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Copyright 2001 Realization.org.



To Be and Not to Be: The Koan of the Ego

When the ego constricts, we get stuck inside our own stories


An earlier version of this article appeared as a letter on the Kundalini-Gateway mail list.


TO ME , "EGO" is a sense of oneself as an individual, a distinct "me" in relationship to the world. It's a water droplet in the ocean. To the degree that the water droplet is aware that it exists as part of something greater than itself, it has a spacious ego-identity. There is a joy and freedom and sense of awe that comes of experiencing one's vastness and belonging to the whole of life.

The idea of ego as a bad thing is a misunderstanding of our spiritual potentials. There is nothing inherently negative in experiencing oneself as a discrete "me" and expressing individual characteristics. People who accuse others of displays of ego are usually using this as a cover to say "I don't like you" or "I don't like what you said." This has nothing to do with the size of egos; it's just interpersonal conflict. The word "egotism" gets thrown into concepts of ego, thus muddling the concept further. An egotist is self-centered (my dictionary defines it as "devoted to his own interests and advancement") and flaunts an attitude of superiority which can be abrasive to others.

In my opinion, the problem isn't having a sense of "me." It's being unconscious to so much of myself and the world. When my self-awareness expands, so does my awareness of everything else because it's all interrelated and inseparable. The more conscious I become, the more magical and surprising and incredible life reveals itself to be. To the degree that I shut down my consciousness, I experience myself and the world around me in a sort of stupor of "normality" where things are pretty much predictable and "same old, same old." In that shut-down state, I'm oblivious to my connection with everything else in existence. I may intellectually know I'm connected, but I don't experience it.

When I'm in my most constricted ego identity, my perceptions get frozen around whatever story I'm telling myself about who I am and what is happening. In that sense, I agree that "your beliefs create your reality." When you're hunkered down into a tight little mental scenario you've concocted to explain yourself to yourself, you're living inside a privately scripted world which is "reality" only to you. This is where most of us are in ordinary consciousness. But when you open up and begin to experience life and yourself as something beyond anything you believed or ever dreamed to be true, you realize that your beliefs were obstacles which prevented you from awakening. I don't mean so-called negative or limiting beliefs, but any beliefs whatsoever. All beliefs are defenses against direct perception and experiential knowledge. By this I mean that beliefs create a distance between what is and what we tell ourselves "is," so instead of being immediately and intimately engaged in life, we live as spectators, standing on the sidelines delivering a narration of what we think we're perceiving. It is very, very, hard not to do this, even in powerful mystical/altered states. And as with the ego, there is nothing inherently bad about doing it. It just reduces the spectacular vitality of life and keeps us in the role of commentator rather than true initiate.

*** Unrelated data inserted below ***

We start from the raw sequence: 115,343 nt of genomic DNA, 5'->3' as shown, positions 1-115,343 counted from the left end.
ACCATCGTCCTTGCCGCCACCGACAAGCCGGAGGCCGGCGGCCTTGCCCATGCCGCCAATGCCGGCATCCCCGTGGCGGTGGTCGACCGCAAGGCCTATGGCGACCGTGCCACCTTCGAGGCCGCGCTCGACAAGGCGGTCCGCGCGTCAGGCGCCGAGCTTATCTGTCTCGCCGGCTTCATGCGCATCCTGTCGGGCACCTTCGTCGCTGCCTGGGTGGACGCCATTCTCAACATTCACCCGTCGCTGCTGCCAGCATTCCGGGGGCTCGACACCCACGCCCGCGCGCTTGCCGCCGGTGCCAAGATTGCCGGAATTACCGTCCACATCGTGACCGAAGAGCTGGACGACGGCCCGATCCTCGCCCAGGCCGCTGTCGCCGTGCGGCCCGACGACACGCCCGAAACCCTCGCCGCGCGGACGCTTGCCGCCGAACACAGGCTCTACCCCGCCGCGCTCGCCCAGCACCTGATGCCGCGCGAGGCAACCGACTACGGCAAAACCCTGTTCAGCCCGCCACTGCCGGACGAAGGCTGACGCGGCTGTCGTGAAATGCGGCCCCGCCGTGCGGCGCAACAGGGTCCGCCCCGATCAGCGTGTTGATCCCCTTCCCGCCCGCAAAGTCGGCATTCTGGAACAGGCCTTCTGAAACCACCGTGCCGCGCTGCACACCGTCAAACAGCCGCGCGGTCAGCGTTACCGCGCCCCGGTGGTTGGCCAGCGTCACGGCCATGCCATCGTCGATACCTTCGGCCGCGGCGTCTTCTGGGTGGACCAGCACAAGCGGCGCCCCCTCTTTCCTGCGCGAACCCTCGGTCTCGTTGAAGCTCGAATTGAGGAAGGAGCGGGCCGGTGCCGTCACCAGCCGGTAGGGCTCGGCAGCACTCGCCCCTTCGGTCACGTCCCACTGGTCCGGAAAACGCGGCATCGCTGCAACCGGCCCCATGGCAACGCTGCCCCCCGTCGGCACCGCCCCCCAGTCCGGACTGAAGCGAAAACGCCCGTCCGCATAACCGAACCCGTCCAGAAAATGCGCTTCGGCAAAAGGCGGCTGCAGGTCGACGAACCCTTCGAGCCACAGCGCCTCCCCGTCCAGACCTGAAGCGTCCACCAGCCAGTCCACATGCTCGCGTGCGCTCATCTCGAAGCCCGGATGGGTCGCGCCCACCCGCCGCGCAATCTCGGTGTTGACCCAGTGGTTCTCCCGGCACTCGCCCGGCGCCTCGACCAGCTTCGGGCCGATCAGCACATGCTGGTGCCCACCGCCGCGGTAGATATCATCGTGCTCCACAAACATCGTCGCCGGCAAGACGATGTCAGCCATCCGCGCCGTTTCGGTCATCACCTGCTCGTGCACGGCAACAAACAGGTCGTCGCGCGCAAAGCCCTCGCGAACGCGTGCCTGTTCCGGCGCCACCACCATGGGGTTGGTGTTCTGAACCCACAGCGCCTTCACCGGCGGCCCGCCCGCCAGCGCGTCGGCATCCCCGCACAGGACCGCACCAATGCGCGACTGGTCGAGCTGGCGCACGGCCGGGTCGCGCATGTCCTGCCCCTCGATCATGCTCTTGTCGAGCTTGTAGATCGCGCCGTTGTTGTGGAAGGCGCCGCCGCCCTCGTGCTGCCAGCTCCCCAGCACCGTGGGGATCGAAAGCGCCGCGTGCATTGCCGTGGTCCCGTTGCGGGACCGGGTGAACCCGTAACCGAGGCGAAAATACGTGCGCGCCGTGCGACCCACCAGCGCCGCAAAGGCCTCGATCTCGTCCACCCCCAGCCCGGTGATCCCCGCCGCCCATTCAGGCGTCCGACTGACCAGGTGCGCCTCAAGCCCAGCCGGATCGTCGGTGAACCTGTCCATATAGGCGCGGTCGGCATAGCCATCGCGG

I'm not saying that to live fully requires us to turn off our minds or never try to articulate our experiences, ideas, and perceptions. These have their value, but can't compare to direct experience. It's the difference between saying the words "I love you" and actually feeling the overflowing heart of loving. (Yes, sometimes they are simultaneous, but often not.) Angelique wrote: "Part of the difference is [that] the process of 'thinking about' is replaced by a Zen-silent mind that acts without thinking. Goddess does the thinking, and the body is a vessel of that Will." This is the "no-mind" or hollow- tube way of direct, unobstructed experience. If you're not at that level of clarity and ability to vacate the mind at will, it can also be done as a brave and curious explorer, letting life reveal itself to us moment by moment rather than trying to lead it with our expectations and preconceived notions of what things mean.

So, in my opinion, if you want to experience quantum leaps in spiritual growth and awareness, forget about dropping your ego and work at dropping your beliefs. Better yet, ignore anything I or anyone else says to do and let life/Spirit show you the way.

Copyright 2000 El Collie

El Collie publishes the Shared Transformation website.


This page was published on May 23, 2000.

Copyright 2001 Realization.org. All rights reserved.